When Will Profitability Matter for This Generation's Tech Boom Companies?

Many high-flying companies, like Tesla, Snap, Zillow and Redfin, couldn’t care less.
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A lot of the companies of the dot-com boom didn’t survive the dot-com bust, but some of the jargon did: B2B, B2C, P2P.

Of those, B2B and B2C still have widely understood definitions (business to business, business to consumer), but the third had to do double duty, standing for both peer-to-peer (as in networks that link people directly) and pathway to profitability.

Many of the departed dot-coms, including some that had visions of building peer-to-peer networks, had no pathway to profitability, which is why they’re gone. But the latter use of the term continues to have relevance — maybe even more so today — as we evaluate how the current tech boom plays out and which companies will still be around a decade and a half from now.

One of the arguments in support of the “this time it’s different” perspective is that this tech boom is driven by well-established companies with actual profits. Those businesses even have their own bit of jargon; they’re the FANG companies (Facebook, Amazon, Netflix, Google), sometimes rendered as FAANG to include Apple. Poor old profitable Microsoft gets left out of the cool-kids group.

Those four or five or six companies long ago paved over the pathway to profitability as a 12-lane toll road, but their success and growth tend to obscure just how many firms, some of them well known, are mired in the red ink of a rutted road that may never feed into the pathway to profitability.

Consider Tesla, the electric-car manufacturer that at one point this year had a market capitalization higher than a business with a slightly more established presence in automobile production — Ford Motor Company. Here’s an interesting line from the risk-factors section of Tesla’s most recent 10-Q: “Servicing our indebtedness requires a significant amount of cash, and we may not have sufficient cash flow from our business to pay our substantial indebtedness.”

Or how about Snap (formerly Snapchat)? “We have incurred operating losses in the past, expect to incur operating losses in the future, and may never achieve or maintain profitability,” says the company’s 10-Q.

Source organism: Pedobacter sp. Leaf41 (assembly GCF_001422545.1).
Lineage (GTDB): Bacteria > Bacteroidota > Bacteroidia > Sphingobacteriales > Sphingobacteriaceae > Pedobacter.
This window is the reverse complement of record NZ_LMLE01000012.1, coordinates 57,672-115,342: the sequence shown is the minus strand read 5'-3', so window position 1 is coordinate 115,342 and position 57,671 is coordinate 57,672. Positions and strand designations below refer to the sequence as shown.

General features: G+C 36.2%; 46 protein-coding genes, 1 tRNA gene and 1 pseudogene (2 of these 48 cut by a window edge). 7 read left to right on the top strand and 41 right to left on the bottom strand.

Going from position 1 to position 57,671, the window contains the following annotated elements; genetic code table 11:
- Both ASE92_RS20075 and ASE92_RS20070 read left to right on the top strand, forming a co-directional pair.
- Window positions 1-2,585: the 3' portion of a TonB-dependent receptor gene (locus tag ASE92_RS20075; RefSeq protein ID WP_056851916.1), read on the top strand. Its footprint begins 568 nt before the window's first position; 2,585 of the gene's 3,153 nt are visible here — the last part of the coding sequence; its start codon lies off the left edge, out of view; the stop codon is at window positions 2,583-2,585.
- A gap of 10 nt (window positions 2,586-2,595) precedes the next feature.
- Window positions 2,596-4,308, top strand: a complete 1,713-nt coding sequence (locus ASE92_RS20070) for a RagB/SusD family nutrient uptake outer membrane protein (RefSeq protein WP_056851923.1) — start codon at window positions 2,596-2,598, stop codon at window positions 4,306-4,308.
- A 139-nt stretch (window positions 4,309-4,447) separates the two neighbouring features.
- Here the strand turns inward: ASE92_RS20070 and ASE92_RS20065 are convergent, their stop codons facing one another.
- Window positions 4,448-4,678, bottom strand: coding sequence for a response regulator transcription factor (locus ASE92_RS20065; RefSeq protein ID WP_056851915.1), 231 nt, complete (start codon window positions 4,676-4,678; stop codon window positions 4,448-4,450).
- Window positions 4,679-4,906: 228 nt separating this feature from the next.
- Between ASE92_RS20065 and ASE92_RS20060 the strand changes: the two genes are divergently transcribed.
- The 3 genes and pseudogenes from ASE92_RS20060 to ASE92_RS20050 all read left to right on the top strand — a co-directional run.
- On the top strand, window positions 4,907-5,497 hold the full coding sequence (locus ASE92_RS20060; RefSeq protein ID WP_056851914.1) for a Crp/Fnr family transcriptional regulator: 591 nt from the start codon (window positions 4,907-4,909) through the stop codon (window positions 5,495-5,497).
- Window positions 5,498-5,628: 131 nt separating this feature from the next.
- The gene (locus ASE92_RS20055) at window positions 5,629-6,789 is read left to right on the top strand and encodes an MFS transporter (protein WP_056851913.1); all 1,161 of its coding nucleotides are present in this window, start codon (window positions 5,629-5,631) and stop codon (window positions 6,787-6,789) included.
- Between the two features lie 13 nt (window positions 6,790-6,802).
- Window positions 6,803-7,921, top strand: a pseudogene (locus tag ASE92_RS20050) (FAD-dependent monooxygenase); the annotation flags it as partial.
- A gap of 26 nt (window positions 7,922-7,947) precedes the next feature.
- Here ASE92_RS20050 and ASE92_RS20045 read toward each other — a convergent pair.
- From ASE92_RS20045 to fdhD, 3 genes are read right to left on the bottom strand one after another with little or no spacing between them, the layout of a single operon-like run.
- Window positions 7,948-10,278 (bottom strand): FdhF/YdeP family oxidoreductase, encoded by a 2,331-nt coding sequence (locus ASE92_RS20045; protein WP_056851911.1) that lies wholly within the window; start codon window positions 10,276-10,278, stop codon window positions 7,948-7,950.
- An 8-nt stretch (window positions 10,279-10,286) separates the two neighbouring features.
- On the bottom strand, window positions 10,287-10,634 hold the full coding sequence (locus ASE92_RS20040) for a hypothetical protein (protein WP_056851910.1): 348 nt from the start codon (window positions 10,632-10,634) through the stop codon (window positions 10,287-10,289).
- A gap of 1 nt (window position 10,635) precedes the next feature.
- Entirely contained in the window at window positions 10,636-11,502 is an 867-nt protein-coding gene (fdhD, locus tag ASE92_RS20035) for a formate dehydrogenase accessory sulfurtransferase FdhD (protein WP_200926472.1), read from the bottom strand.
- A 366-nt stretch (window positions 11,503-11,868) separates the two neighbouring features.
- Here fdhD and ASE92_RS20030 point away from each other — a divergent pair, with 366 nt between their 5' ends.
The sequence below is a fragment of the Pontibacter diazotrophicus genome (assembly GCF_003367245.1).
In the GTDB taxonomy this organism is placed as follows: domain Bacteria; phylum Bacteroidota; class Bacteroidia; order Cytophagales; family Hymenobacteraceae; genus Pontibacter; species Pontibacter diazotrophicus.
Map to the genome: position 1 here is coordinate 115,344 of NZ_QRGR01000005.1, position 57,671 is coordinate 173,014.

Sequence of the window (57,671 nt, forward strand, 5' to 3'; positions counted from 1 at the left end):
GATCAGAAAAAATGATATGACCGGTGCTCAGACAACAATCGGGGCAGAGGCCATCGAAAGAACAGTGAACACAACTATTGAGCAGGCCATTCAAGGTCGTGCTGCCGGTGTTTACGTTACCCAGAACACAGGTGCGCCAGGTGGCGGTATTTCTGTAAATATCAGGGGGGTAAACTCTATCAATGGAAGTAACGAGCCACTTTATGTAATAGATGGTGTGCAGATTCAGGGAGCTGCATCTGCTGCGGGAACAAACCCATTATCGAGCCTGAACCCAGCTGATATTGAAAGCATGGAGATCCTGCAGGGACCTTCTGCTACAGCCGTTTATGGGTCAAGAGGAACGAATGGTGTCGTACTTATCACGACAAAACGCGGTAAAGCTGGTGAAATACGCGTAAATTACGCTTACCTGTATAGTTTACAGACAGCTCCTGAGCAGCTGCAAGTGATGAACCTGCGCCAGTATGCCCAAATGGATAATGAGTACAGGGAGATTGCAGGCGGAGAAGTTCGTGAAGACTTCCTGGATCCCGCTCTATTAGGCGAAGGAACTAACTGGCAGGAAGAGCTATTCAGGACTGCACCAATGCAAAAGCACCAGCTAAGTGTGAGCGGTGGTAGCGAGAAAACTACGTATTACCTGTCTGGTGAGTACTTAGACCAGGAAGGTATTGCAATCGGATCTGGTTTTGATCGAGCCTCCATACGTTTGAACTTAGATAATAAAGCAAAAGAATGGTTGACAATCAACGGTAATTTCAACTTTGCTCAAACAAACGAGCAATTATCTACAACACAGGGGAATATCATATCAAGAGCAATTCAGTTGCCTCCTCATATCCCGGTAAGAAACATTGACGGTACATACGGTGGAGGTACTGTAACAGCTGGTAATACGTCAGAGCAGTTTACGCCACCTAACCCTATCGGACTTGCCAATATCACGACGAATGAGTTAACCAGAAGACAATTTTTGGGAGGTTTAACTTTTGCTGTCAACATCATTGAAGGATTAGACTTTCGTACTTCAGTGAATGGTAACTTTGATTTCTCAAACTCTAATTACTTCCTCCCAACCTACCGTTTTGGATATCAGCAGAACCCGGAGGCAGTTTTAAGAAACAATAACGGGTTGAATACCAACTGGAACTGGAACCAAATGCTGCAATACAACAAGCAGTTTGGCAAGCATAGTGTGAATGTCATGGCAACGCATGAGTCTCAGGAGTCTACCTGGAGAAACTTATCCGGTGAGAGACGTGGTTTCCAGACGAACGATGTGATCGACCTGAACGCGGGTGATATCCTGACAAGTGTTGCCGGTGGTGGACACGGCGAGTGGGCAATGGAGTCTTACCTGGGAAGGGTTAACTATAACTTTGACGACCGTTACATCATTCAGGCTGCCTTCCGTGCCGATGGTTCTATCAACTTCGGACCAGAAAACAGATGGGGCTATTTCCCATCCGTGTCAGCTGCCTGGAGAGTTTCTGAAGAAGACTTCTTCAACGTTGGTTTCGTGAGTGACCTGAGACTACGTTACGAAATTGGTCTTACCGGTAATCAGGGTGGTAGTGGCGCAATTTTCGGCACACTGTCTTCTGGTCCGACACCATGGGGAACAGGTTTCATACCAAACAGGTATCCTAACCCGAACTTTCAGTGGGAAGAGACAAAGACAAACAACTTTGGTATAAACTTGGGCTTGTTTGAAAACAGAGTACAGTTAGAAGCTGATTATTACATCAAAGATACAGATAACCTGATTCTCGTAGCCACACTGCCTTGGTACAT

Oh. That’s not a good thing, is it? Never mind. Let’s try real-estate-related tech. Everyone knows housing is hot these days, so anything associated with it must be scorching, right?

“We have incurred significant net operating losses in the past,” says local company Zillow Group. “Although we have experienced significant growth in revenue, our revenue growth rate may decline in the future as the result of a variety of factors, including the maturation of our business. At the same time, we also expect our costs to increase in future periods as we continue to expend substantial financial resources to develop and expand our business. … If we fail to continue to grow our revenue and overall business and to manage our expenses, we may incur significant losses in the future and not be able to maintain profitability.”

Sigh. Let’s try Redfin, which went public this year. From its S-1: “We have a history of losses, and we may not achieve or maintain profitability in the future.”

A certain amount of risk is to be expected in sectors like biotech, with its long development times and the high potential for failure in drug-treatment trials. With other companies, the idea is to grab up as much territory or market share as possible, losses be damned, in the hope that someone bigger with a whole wad of cabbage comes calling.

The dot-com boom busted when those underwriting the losses ran out of patience waiting for a pathway to profitability they finally realized was never going to materialize. The current tech boom will avoid the T2T (trail to tears) just so long as people keep believing there’s a P2P just over the next hill. 

Monthly columnist Bill Virgin is the founder and owner of Northwest Newsletter Group, which publishes Washington Manufacturing Alert and Pacific Northwest Rail News.

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